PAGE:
Seehofer complained to fellow party leaders in Munich that he had engaged Merkel in a “conversation with no effect” Saturday about his plan to turn away asylum seekers already registered in other EU countries, the sources said.
Merkel is engaged in a fight for her political survival with the rebellious CSU, which has pressured her for weeks to get tough on immigration and asylum as it fears being outflanked to the right by anti-immigrant, anti-Islam Alternative for Germany (AfD).
The chancellor rejects Seehofer's plan for Germany to unilaterally turn away at the border already-registered asylum seekers, preferring to seek cooperation with Germany's neighbours.
At her urging, EU leaders last week agreed to a slew of measures to reduce immigration to the bloc and so-called “secondary migration” of asylum seekers between countries.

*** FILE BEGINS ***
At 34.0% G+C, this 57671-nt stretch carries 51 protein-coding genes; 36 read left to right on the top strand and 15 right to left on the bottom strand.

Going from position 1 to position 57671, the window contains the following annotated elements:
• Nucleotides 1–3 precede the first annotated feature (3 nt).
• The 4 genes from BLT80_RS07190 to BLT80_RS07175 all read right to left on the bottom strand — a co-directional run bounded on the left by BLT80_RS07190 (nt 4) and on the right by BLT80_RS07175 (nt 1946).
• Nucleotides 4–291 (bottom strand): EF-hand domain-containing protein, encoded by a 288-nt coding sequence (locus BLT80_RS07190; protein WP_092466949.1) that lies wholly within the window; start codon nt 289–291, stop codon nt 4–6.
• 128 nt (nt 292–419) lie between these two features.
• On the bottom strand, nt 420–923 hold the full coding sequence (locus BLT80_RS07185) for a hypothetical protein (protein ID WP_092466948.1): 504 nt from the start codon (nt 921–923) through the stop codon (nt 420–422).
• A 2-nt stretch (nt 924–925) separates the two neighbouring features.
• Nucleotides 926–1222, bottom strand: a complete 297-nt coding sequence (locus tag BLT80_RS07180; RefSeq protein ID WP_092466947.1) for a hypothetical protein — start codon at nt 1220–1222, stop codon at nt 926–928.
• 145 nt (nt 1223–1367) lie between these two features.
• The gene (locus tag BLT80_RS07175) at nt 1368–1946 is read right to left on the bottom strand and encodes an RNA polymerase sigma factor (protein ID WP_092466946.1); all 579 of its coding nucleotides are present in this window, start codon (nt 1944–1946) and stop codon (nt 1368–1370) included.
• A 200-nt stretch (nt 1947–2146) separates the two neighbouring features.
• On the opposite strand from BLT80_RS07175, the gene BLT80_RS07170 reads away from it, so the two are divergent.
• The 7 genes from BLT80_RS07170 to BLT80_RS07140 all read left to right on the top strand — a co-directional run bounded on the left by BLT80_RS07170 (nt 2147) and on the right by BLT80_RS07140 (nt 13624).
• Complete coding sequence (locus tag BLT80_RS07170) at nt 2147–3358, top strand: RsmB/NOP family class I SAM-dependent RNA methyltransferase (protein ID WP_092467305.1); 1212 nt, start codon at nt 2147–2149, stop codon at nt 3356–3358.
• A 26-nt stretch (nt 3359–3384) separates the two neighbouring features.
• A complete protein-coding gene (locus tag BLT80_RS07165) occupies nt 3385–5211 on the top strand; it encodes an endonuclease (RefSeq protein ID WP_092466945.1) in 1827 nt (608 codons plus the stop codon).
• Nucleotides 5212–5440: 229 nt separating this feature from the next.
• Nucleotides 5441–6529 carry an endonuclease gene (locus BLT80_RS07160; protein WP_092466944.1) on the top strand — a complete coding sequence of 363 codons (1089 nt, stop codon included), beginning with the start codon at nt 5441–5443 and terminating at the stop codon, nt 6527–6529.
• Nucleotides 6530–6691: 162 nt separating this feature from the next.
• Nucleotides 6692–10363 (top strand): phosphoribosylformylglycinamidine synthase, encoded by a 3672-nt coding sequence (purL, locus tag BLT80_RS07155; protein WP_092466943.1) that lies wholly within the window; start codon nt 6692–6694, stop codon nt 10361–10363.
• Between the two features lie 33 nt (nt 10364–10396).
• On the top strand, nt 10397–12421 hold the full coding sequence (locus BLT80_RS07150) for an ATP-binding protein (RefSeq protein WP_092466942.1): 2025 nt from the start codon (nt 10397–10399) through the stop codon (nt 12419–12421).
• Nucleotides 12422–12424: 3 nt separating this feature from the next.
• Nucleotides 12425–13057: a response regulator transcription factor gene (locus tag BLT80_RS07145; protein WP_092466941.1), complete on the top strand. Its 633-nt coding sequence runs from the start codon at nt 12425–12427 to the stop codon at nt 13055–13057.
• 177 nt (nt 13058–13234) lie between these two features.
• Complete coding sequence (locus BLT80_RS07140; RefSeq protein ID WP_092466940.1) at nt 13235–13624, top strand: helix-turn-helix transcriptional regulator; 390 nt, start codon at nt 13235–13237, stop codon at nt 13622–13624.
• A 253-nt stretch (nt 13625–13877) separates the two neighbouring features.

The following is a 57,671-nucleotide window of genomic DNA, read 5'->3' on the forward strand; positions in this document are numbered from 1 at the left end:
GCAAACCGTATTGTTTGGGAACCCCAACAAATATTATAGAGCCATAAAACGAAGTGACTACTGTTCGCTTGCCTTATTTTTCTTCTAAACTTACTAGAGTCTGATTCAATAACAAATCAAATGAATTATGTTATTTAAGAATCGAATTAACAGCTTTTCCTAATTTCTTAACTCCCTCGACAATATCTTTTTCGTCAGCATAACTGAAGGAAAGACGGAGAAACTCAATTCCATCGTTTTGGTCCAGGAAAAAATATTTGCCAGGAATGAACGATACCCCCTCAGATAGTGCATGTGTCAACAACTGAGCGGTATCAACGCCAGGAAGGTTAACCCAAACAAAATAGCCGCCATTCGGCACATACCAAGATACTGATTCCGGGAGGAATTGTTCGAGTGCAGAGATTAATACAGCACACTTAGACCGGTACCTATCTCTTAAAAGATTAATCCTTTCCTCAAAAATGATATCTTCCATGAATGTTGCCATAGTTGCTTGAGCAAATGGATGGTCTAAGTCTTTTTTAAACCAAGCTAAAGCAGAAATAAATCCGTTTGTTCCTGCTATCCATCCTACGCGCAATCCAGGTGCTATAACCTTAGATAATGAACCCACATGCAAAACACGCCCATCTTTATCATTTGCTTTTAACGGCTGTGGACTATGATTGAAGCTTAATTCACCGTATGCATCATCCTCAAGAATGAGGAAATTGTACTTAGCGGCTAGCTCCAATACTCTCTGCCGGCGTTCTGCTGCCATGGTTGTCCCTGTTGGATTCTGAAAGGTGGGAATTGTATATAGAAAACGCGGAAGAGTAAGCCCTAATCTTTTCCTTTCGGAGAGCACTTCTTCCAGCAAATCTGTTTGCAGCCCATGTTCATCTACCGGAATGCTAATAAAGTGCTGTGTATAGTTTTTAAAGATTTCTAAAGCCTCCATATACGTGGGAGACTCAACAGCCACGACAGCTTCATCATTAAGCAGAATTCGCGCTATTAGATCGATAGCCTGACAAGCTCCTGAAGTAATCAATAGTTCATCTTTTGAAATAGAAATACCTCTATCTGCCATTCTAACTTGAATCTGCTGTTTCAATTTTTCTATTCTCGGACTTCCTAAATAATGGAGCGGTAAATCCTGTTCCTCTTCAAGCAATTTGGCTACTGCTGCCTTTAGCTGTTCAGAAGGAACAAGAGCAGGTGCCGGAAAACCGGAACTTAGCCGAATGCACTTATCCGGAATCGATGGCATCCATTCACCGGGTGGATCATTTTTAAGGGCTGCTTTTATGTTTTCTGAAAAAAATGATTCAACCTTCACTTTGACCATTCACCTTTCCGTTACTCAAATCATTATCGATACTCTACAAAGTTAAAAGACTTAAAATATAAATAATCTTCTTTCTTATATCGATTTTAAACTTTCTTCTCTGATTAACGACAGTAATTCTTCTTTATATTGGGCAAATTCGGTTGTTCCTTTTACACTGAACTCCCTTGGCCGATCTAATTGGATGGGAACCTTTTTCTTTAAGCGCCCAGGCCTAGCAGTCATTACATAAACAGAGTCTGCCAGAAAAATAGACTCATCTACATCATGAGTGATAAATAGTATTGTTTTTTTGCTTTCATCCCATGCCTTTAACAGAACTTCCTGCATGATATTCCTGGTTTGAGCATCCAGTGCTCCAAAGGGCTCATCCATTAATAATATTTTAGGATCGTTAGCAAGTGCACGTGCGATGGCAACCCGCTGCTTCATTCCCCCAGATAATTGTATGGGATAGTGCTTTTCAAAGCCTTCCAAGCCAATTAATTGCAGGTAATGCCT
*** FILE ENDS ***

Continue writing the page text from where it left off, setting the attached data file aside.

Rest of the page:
Merkel also said she had struck deals with 16 other countries for them to take back already-registered asylum seekers, although central European nations including Poland, Hungary, the Czech Republic and Slovakia denied any such agreement.
If Seehofer rejects Merkel's approach and orders border police to begin turning away already-registered asylum seekers, she would be forced to fire him, effectively exploding her conservative camp and robbing her ruling coalition with the Social Democratic Party (SPD) of a majority in parliament.